Cost-effective coatings that are recyclable and compostable exist to replace traditional wax . Thus, the cellulose fiber in the cardboard may recycle another five to six times before its final paper use in compostable napkins and tissue paper. Note a significant portion of napkins and tissue paper is made from virgin forests, wasting potentially six to seven fiber lives in various paper products.  

waxed cardboard box
It takes the power of consumer demand to educate farmers on the importance of using an alternative to waxed cardboard. The personal consumer is the perfect vehicle to inspire corporate consumers like Whole Foods to use their powerful voice to effect change at the farmer and produce company level.  

The ZWA Blog post, Waxed Cardboard = Landfill Destiny = $$ Lost, is an overview of the National Restaurant Association 2012 Show educational session, Challenging the Value-Chain to Transform Transport Packaging:  Eco-Friendly , Wallet-Friendly Solutions.  Ei Chair Scott Seydel orchestrated and Lily Kelly with Global Green's CoRR moderated an excellent educational session on transport packaging, with a focus on waxed cardboard boxes.

Working together and using the power of consumer demand, national industry leaders are creating an evolved paradigm where sustainable practices are best practices as they make solid business sense.  The ZWA Blog post, Consumer Demand: A Powerful Voice to Effect Change, sets the stage for Ei's Product Stewardship focus grounded in Economics 101, the power of supply and demand.

These are thrilling times!  Pioneers are stepping forward as industry heroes and blazing trails to a reality where landfills are mined for valuable material and no longer a destination.  Stay tuned ...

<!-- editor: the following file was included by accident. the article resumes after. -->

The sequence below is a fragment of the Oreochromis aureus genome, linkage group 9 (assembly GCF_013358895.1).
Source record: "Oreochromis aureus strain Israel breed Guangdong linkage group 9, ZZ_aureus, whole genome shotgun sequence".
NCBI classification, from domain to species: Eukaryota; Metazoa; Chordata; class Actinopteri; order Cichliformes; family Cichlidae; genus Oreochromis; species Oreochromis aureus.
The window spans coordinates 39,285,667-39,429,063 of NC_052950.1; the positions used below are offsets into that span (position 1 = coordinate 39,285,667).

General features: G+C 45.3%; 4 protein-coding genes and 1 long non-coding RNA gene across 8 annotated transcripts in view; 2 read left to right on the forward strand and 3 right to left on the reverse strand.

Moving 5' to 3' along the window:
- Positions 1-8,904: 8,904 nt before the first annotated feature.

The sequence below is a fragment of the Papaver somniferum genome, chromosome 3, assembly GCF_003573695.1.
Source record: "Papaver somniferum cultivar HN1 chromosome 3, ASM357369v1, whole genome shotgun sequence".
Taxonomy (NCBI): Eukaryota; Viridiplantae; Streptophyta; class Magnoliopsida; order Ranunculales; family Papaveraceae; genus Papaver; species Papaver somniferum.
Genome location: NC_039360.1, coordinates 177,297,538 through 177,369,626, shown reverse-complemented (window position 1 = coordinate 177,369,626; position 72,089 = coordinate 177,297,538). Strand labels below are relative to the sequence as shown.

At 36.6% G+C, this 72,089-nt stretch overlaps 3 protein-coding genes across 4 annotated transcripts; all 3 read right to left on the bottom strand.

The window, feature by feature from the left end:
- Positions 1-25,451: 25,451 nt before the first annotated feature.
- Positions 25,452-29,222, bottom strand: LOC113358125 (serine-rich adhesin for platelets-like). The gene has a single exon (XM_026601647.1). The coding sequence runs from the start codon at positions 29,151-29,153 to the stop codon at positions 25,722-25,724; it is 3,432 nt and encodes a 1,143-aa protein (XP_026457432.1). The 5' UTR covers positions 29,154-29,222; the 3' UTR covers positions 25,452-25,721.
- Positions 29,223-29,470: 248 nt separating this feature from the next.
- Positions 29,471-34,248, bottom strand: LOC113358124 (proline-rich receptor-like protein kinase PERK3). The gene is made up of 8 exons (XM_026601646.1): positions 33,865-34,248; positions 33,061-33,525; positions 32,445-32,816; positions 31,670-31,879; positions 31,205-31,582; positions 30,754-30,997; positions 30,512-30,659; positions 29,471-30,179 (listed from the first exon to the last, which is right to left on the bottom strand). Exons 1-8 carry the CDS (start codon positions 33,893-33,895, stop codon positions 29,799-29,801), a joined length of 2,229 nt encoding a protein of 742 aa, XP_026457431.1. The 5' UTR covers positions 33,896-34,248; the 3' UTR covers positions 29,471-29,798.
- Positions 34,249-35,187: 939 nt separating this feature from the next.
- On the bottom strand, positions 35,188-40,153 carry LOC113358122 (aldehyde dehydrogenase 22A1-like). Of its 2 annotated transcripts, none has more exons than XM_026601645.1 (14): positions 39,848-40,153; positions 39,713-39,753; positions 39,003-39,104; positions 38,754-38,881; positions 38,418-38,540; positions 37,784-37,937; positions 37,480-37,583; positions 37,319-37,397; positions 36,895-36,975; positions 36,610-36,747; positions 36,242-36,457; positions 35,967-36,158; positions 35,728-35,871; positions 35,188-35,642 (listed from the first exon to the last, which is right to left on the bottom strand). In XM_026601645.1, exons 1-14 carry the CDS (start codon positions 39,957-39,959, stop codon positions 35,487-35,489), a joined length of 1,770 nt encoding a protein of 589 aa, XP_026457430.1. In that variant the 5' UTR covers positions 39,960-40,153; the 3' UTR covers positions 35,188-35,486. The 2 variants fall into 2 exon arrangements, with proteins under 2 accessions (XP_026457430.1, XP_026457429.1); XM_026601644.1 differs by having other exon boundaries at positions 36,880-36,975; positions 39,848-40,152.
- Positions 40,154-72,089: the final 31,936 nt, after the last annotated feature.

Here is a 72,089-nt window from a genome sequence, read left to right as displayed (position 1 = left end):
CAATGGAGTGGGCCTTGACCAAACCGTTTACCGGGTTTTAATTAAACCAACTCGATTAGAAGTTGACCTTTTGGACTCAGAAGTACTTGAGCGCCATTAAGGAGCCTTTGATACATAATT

1. The information is quite insightful and sheds a lot of light on one of the most promising problems faced by US or by any other country. It will be quite interesting to see how digging the landfills could turn profitable or even churn some money.

    1. Thanks Becky! When the landfills start getting mined, it sure will wake-up communities and businesses as to the value of what they viewing as trash! Fun times on the horizon!

  2. Now how do we get this information out to "Joe & Jane Public" who think "single stream" is the greatest thing since sliced bread?

  3. My sense is the economics inherent with clean, source-separated material will be the driver. First, recycling profit centers in business will become common place. Next, an astute community will make the move to abandon s-s and be rewarded with the economic benefits. Then the tables will turn. At Elemental Impact we lead with programs that make good business sense. Then, by the way, environmental stewardship is at the core program value. Thanks for reading the post and taking the time to comment.

  4. Great article!

    I love that you brought up the problems with single-stream recycling and plastic-coated cardboard; both are issues I dealt with when I was working on zero waste efforts at UC Berkeley. We were one of the few campuses that continued with dual-stream recycling because we not only got more money for cleaner, sorted paper vs. cans and bottles, but in my opinion, it trains the campus community to hopefully think a little more about whether what they are purchasing, using and throwing away/recycling is ACTUALLY recyclable.

    And the coated-cardboard... don't even get me started! I have yet to find almond milk or soy milk that comes in a reusable, recyclabe (like plastic milk jugs) or compostable container so I've actually started making my own and storing it in glass.

    Fantastic article!

    1. Thanks Kimberly - I LOVE your enthusiasm!!! I feel the cracks in the surface of current systems with action ready to flourish - the real fun is almost here!